Ice Fishing Pike
Standing there coffee in hand, jig stick in the other, distracted by a distant deer walking across the ice, my pocket was picked, the rod about to go down the hole. Moment frozen in time, coffee sacrificed to the wind, I hit the ice like I was diving for a line-shot ground ball, found the handle, and just held on. Still pretty quick for an old boy, I told myself, although “pay attention, stupid” also came to mind.
Along with lake trout and whitefish, pike can be one of the most aggressive fish under ice, so it’s natural to jig for them in some situations. It’s my favorite way to catch them, although I try to let conditions dictate what kind of approach to take on any given day. I’ve caught pike over 20 pounds jigging for them, but most of my giant fish—all those surpassing 25 pounds—have fallen for deadbait on quick-strike rigging below a tip-up.
So, in a sense, it’s a slow-down game versus a rip-roaring run-and-gun approach; or, at times, the two approaches can be used together. That was the situation last season as Field Editor Gord Pyzer and In-Fisherman Contributor Jeff Matity and I spent a day filming for Ice Fishing Guide TV. Matity volunteered to be in charge of tip-ups, so on each new spot, as I cut holes and Gord followed with the sonar, he was busy rigging.
Once we identified key areas he set a deadbait below an HT Polar tip-up. We set 4 deadbaits strategically on top of structural elements—typically rocky points or rocky sunken islands. With two legal lines remaining, Gord and I set to work jigging the edges in water from 20 down to 40 feet. By day’s end, we had jigged up one fish that went 20 pounds and caught one about 16 on a tip-up—along with enough smaller fish to keep things interesting and provide a fine meal that evening.
I love fishing like that, but sometimes it just doesn’t work, especially when the target’s giant pike. Compare the previous modified run-and-gun approach with how we fish on a spot that has become a traditional producer of big fish. It’s one of Pyzer’s most cherished and secret spots, where each time we go there we all have to swear on a stack of In-Fisherman Ice Fishing Guides that we will not, even should our eyes be about to be gouged out with a red-hot iron poker, reveal said location. It’s somewhere in North America.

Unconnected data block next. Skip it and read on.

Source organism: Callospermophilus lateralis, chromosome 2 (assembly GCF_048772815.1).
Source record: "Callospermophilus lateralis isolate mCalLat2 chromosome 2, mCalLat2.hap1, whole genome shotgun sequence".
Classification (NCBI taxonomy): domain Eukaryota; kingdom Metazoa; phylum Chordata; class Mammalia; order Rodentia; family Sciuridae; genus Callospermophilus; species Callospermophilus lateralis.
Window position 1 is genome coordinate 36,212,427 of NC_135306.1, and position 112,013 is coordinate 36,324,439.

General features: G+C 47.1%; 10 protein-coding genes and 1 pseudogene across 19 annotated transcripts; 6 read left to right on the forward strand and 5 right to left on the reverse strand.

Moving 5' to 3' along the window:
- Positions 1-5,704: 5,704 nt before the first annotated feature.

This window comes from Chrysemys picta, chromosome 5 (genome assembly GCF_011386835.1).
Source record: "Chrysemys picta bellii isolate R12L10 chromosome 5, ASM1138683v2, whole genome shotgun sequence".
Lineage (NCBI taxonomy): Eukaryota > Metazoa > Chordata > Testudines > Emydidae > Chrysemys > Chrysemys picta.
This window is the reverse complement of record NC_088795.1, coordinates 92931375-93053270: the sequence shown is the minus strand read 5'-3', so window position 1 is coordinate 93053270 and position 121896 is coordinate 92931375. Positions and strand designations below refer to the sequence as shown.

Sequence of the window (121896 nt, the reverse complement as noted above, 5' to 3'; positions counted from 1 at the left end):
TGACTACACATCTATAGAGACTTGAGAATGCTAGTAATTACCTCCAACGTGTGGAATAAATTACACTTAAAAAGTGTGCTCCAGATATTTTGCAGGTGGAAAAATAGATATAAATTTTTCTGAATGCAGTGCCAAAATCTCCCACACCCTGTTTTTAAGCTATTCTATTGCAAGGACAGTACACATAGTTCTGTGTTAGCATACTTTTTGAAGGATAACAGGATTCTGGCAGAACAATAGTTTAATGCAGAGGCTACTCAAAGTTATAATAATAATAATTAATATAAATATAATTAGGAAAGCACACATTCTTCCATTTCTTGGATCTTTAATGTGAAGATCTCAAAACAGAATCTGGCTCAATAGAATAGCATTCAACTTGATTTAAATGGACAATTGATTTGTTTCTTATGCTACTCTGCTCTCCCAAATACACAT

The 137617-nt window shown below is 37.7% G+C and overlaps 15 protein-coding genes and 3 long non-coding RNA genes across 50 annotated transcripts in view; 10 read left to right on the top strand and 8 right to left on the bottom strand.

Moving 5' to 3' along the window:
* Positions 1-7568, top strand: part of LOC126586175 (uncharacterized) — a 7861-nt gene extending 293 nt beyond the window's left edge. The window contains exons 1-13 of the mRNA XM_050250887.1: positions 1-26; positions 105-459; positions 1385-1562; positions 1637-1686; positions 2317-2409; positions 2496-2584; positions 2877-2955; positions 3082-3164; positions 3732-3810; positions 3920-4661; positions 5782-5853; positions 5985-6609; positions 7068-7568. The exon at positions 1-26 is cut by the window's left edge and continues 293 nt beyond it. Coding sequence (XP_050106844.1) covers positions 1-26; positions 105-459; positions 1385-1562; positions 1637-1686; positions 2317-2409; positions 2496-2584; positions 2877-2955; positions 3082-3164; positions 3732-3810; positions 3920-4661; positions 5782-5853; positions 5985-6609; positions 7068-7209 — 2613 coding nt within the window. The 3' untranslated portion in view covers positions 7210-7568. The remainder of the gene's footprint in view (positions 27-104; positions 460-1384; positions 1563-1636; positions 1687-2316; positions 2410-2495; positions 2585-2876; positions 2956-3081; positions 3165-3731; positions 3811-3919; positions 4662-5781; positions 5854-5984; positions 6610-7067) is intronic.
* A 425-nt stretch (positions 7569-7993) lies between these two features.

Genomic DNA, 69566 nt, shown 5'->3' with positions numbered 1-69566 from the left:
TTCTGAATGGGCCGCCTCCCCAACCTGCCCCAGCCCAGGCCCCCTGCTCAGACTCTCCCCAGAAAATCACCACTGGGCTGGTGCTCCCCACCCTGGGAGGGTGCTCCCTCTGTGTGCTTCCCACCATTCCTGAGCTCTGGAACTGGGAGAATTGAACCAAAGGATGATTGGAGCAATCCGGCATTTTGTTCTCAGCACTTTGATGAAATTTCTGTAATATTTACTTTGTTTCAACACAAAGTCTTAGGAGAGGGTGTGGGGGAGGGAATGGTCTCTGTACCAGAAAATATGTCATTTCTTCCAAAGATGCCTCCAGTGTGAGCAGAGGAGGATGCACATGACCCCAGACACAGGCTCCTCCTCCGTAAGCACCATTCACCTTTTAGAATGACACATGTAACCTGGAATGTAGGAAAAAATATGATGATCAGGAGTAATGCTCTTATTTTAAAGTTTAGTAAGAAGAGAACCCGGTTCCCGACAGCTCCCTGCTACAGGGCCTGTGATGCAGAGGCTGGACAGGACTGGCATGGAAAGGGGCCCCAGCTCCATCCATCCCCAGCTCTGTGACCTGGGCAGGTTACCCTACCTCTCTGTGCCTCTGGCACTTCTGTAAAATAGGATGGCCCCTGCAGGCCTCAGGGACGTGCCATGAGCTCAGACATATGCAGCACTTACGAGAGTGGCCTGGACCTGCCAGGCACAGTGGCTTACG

We usually go there with four of us, set out 8 tip-ups on just about exactly the same spots each time, and settle in to pass the time. We build a fire. We cook brats. We watch the eagles. The other three talk hockey. We tend the tip-ups. And usually not sooner, but much later, it happens. Last season it was one of the biggest pike ever on In-Fisherman television, a pigmightus pikecus probably just a little over 30 pounds.
I’ve jigged on that spot over and over again over the years and never a bite. A lot of the big-fish spots are like that. Apparently the fish are conditioned to eating deadbait, not tiny dancing dandies.
Classic jigging spots usually are on waters with plenty of pike. Weed spots can be good, especially at first and last ice, so long as you have definitive spots to fish—obvious weededges on bars in large bays or on bars in the main lake near deep water. Pike use rock a lot, too. Look for rock points at the mouth of large bays or creek arms in reservoirs. And check main-lake points and portions of sunken islands with rock flats and drop-offs into deep water.
Most weededge spots are in less than 15 feet of water, while productive rock spots can be as shallow as 8 to 10 feet, but more typically are 20 to 50 feet. Saddles between sunken islands can be productive and are overlooked by most anglers.
Pike eat spoons but they much prefer horizontal swimming lures like the classic Jigging Rapala. We’ve been using Northland Puppet Minnows with great success for the last two seasons on TV. And it’s tough to beat a Salmo Chubby Darter, although they’re light so it’s a little more difficult to fish them in deeper water.
These lures also are the best option anytime you’re doing the multispecies thing and pike are a big part of the equation. During a typical day on many portions of Lake of the Woods, for example, we catch walleyes, smallmouths, perch, and pike—sometimes whitefish and lake trout. Fish spoons in that scenario and your pike catch goes way down.
I run 10-pound mono line although 10-pound fused line like Sufix Fuse and Berkley FireLine works too. Wire leaders can be made from 27-pound Sevenstrand—12 to 18 inches long with a snap on one end and a small swivel on the other. For rigging on the ice, should one of the leaders get curled after catching a fish, I use American Fishing Wire’s 13- or 20-pound Micro Supreme. It’s easy to tie up, using either a 3-wrap uni-knot or a 3-wrap Trilene knot.